Yesterday, I found myself leaning into my monitor, every few seconds refreshing the Amazon Lightning deals page. I was meticulously waiting for the flash sale on this behemoth, The Titanfall 2-Vanguard Collector’s Edition

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Normally $250, this edition of Titanfall 2 comes with a journal, pen, cloth patches, scarf, a usb dog tag, a fully wearable helmet of the main character and the deluxe edition of the game.

Now, being an expert at spotting great deals, I anxiously awaited to see the discount that would be applied to this collector’s edition that costs as much as an Xbox One or Playstation 4.

After tediously refreshing the page waiting for the sale to go live, the Lightning deal price was revealed. $108, an absolute steal considering everything included. I quickly bought it. A grin enveloped my face as my wallet began to sob.

A few hours later, I was winding down for the night. I had just finished an intensive session of Battlefield 1 and was mellowing out to Bob Ross painting shows (a totally normal activity).

I glanced over at my shelf, one containing collector’s editions for Destiny: The Taken King, Uncharted 4: A Thief’s End, No Man’s Sky (regrettable), Sniper Elite 3, Battlefield 1, Max Payne 3 and 5 Call of Duty games.

There was something that every one of those collector’s editions had in common, they were all just sitting there on my shelf. There was no use for any of their contents except to look nice and show off when friends would come over.

This is the problem with most collector’s edition games and the reason I later cancelled my TitanFall 2 order; they are cool to unbox and fun to gawk at, but they normally serve no higher purpose than gathering dust and taking up space.

I’m a huge fan of highly detailed and hand-painted figures. A company called Tri-Force makes some of the best and biggest including those in the Amazon exclusive Battlefield 1 and Gears of War 4 collector’s editions.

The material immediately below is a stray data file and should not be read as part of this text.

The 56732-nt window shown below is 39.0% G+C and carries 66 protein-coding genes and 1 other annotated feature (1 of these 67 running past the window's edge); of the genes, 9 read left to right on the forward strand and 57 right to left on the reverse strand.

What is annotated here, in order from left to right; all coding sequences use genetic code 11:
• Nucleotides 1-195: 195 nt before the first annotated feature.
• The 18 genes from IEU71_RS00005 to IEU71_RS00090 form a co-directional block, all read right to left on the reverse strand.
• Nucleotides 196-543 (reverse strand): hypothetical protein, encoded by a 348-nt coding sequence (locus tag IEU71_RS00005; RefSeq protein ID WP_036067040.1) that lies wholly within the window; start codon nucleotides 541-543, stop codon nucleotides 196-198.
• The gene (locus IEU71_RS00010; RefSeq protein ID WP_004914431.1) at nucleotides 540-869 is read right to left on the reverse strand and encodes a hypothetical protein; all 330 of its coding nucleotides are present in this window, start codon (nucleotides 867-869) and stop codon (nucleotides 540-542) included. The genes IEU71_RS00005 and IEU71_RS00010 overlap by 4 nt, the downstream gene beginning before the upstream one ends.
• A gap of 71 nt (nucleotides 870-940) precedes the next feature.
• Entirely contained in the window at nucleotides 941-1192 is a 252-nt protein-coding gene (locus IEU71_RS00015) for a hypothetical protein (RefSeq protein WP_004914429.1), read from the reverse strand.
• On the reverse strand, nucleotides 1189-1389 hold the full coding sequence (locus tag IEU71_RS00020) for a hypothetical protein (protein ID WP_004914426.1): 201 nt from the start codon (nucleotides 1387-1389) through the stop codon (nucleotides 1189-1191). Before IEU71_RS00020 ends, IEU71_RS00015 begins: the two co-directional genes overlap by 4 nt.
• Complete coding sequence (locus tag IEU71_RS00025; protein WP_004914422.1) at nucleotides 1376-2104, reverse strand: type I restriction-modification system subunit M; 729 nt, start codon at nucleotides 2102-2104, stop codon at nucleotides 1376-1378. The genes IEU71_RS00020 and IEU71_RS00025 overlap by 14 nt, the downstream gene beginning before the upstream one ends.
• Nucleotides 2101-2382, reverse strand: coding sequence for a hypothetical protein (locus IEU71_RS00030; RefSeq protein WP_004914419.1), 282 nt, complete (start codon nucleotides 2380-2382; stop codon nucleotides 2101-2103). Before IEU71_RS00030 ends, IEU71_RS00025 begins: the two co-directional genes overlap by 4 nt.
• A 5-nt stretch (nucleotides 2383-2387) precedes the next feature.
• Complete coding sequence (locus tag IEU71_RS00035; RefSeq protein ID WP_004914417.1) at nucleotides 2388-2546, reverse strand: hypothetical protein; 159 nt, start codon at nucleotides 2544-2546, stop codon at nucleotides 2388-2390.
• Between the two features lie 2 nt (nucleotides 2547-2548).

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These statues are impeccably detailed, slightly justifying their gargantuan costs at launch. But today, something really has to stand out in order for me to spend $200+ dollars on it, and these collector’s editions just aren’t worth the price of admission anymore.

In 2017, I want to see more companies expand their collector’s edition content into items I can actually use. No more remote controlled vehicles, cloth patches or statues. I want items that help me reinforce the fun I had playing a game that are also practical.

Let me give an example. One of the most sought after collector’s editions of a game in recent memory was the Black Ops 3: Juggernog edition.

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Retailing for $199.99, it included the game, season pass, extra DLC and a set of coasters to go along with a working mini-fridge modeled after one of the most iconic pieces of the franchise.

It sold out within 45 minutes of its announcement, and would fetch hundreds (and stupidly) thousands on Ebay.

I was lucky enough to snag one. I use the mini-fridge and coasters every day at home and at work. These items added significant value to my Black Ops 3 “experience” by becoming staples in my everyday life while simultaneously reminding me of how much fun I had playing the game.

The point is, no one NEEDS a collector’s edition. A company has to make me WANT a collector’s edition, and justify the higher asking price associated with it. The best way to entice myself and other  consumers in the future is to stand out from the crowd.

There are literally hundreds of games that launch with a steelbook case, statue and a deck of cards. Next time, put in a Hoodie, water bottle, sunglasses, bottle opener, mini-fridge, anything that can have a practical everyday use.

Or we could just spend the money we saved not buying boring Collector’s editions on more games. That works too.